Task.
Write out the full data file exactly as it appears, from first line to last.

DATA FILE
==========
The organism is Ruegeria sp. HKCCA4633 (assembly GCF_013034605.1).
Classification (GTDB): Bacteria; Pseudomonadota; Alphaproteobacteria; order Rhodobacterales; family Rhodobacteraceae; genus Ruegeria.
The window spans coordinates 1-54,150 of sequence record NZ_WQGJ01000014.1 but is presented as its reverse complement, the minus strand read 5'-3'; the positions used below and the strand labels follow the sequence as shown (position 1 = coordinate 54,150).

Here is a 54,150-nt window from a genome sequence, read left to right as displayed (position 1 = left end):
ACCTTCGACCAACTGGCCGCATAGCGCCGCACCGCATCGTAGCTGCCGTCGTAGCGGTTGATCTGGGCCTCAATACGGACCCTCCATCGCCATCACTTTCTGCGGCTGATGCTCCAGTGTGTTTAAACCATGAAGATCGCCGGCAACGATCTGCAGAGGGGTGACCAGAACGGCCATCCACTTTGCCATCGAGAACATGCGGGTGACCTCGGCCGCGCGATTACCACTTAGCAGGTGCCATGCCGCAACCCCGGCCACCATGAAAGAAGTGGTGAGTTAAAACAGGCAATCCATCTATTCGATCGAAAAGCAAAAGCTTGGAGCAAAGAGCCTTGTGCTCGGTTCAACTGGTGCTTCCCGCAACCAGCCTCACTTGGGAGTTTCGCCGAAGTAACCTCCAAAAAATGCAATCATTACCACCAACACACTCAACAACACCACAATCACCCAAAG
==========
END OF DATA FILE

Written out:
The organism is Ruegeria sp. HKCCA4633 (assembly GCF_013034605.1).
Classification (GTDB): Bacteria; Pseudomonadota; Alphaproteobacteria; order Rhodobacterales; family Rhodobacteraceae; genus Ruegeria.
The window spans coordinates 1-54,150 of sequence record NZ_WQGJ01000014.1 but is presented as its reverse complement, the minus strand read 5'-3'; the positions used below and the strand labels follow the sequence as shown (position 1 = coordinate 54,150).

Here is a 54,150-nt window from a genome sequence, read left to right as displayed (position 1 = left end):
ACCTTCGACCAACTGGCCGCATAGCGCCGCACCGCATCGTAGCTGCCGTCGTAGCGGTTGATCTGGGCCTCAATACGGACCCTCCATCGCCATCACTTTCTGCGGCTGATGCTCCAGTGTGTTTAAACCATGAAGATCGCCGGCAACGATCTGCAGAGGGGTGACCAGAACGGCCATCCACTTTGCCATCGAGAACATGCGGGTGACCTCGGCCGCGCGATTACCACTTAGCAGGTGCCATGCCGCAACCCCGGCCACCATGAAAGAAGTGGTGAGTTAAAACAGGCAATCCATCTATTCGATCGAAAAGCAAAAGCTTGGAGCAAAGAGCCTTGTGCTCGGTTCAACTGGTGCTTCCCGCAACCAGCCTCACTTGGGAGTTTCGCCGAAGTAACCTCCAAAAAATGCAATCATTACCACCAACACACTCAACAACACCACAATCACCCAAAG